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by Nancy Thomson email@example.com
In the early days of its founding, Mendon was a community literally and figuratively built around the Congregational Church. The first meeting house was constructed in 1668. Here the first settlers gathered for the worship of God.
The Thompsons of Mendon were among the early supporters of Mendon's Congregational Church. The "Annals of Mendon" states that both John Thompson senior and junior signed a document on 1 December 1669 relating to provisions for Rev. Joseph Emerson of Concord, the first settled minister of the town.
Some of the Nipmuk Indians living nearby were converted and known as "praying" or Christian Indians. But relations between the town and Indians deteriorated. On 14 July 1675 Mendon was attacked by the formerly friendly tribe. This was the first attack on a Massachusetts colony in what became known as King Philip's War.
Six months after the attack, Mendon was abandoned by the frightened townspeople. In the words of Cotton Mather, "Another candle of the Lord was extinguished." Mendon's inhabitants escaped to relative safety in towns to the east, which was a wise decision in spite of the threat of losing their claim to land, for early in 1676 the Indians burned down Mendon's remaining buildings.
Perhaps it was during their exile that the people of Mendon became acquainted with the Baptist religion. In 1663, John Myles, a traveling preacher from Wales, had arrived in Rehoboth, about 15 miles southeast of Mendon, and there started the fourth Baptist Church in America.
Once the Indian uprising had been quelled, many, but not all, of the original families returned to Mendon. John Thomson senior and John Thomson junior were among the first to return. By 1678, quite a few families had returned. Rev. Emerson did not return; Rev. Grindal Rawson became the new Congregational minister and stayed until his death in 1715.The population increased rapidly. By 1685, upwards of 200 people were living in Mendon.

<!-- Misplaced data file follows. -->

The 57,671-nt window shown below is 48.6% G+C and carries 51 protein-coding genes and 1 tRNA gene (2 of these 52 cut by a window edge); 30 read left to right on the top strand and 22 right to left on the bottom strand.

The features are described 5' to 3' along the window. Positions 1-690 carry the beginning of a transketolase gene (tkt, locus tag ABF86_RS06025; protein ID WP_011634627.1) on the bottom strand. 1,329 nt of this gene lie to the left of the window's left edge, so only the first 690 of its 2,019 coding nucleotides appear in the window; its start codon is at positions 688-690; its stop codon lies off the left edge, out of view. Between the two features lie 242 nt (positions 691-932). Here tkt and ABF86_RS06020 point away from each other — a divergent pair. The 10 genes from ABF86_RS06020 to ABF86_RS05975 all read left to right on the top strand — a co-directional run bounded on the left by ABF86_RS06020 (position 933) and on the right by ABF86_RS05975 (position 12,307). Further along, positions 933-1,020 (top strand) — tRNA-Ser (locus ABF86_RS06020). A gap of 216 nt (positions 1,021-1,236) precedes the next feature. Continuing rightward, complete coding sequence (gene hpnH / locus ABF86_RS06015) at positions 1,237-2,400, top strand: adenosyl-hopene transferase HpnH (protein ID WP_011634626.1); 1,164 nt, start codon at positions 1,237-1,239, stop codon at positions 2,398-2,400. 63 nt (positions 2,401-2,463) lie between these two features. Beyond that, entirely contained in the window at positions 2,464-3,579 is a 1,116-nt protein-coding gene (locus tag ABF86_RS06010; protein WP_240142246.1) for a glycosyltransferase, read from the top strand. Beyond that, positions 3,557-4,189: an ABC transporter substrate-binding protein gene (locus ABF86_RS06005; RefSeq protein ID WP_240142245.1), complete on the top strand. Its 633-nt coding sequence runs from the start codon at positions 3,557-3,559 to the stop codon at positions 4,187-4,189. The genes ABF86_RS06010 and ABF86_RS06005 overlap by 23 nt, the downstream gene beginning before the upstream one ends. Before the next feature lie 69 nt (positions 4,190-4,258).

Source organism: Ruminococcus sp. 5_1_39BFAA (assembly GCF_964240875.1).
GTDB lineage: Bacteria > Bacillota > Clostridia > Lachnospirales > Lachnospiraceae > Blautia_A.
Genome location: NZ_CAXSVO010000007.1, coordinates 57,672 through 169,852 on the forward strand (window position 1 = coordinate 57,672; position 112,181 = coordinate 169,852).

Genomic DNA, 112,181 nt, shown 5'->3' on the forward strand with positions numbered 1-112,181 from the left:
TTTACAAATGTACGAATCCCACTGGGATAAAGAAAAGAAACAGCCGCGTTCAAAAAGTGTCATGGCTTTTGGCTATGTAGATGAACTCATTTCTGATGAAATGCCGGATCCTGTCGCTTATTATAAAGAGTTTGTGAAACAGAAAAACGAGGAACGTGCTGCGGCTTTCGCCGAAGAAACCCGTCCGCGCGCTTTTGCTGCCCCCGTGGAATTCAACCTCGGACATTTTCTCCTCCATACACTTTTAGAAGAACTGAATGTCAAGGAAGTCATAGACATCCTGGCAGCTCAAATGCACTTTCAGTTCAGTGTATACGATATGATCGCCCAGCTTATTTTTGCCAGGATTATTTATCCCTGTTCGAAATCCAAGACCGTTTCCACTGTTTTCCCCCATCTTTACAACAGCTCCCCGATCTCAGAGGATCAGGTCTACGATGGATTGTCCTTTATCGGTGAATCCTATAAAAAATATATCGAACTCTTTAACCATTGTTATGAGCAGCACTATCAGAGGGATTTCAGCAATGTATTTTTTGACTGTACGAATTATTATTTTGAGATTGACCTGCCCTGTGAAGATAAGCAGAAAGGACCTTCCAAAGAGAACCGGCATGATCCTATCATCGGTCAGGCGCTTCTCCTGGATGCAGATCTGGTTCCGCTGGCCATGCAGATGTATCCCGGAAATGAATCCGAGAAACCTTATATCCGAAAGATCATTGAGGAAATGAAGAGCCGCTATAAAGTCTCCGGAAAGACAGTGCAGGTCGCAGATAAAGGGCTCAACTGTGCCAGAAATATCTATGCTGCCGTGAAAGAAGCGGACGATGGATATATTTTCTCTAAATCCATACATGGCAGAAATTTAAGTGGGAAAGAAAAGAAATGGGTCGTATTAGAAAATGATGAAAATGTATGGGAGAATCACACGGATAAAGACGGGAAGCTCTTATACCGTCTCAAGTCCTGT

That same year, on November 9, 1685, "John Thomson, sen" (senior) died, willing to his "beloved and dutiful son, John Thompson...all my lands, chattels, household goods, wearing apparel, and whatever estate I dye seized of."
By 1690, the town had outgrown the meeting house built in 1680 and on 1 January 1694, John Thompson Jr. purchased Mendon's "old Meeting House" (which had been the Congregational Church) for four pounds in current money of New England.
During the next two decades, the Thompson family and others began feeling disenfranchised with life in Mendon. On November 17, 1719, they made a formal complaint that they lived too far from the Congregational Church and the school to utilize their services, yet were required to pay taxes to support them. As a solution, they proposed establishing a new town‹ Bellingham, and laid this petition before the General Court:
"That Whereas ye above sd Inhabitance are Situated at a Remoat Distance from ye Respective Towns ... and that they have Little or no Benefit of Town Priviledges or haveing Benefit of ye Schools we do Respectively Pay to... Our Prayer Therefore is That your Honours would Graciously plase to Consider our Difficult Circumstances and grant us our petition...so we may be Enabled in Convenient time to obtain ye Gospel & Public Worship of God Settled & our Inconveniences by Reason of our Remoatness be Removed: granting us such Time of Dispence from Public Taxes...."
This petition was signed (in part) by:
John Thompson jr.
The establishment of Bellingham was vigorously opposed by Mendon. There is some question as to whether it was inspired merely by inconvenience or by an even greater desire not to pay taxes in support of the Congregational Church. Certainly, many of the protestors who founded Bellingham later became Baptists and, as such, claimed their right not to pay Congregational Church taxes.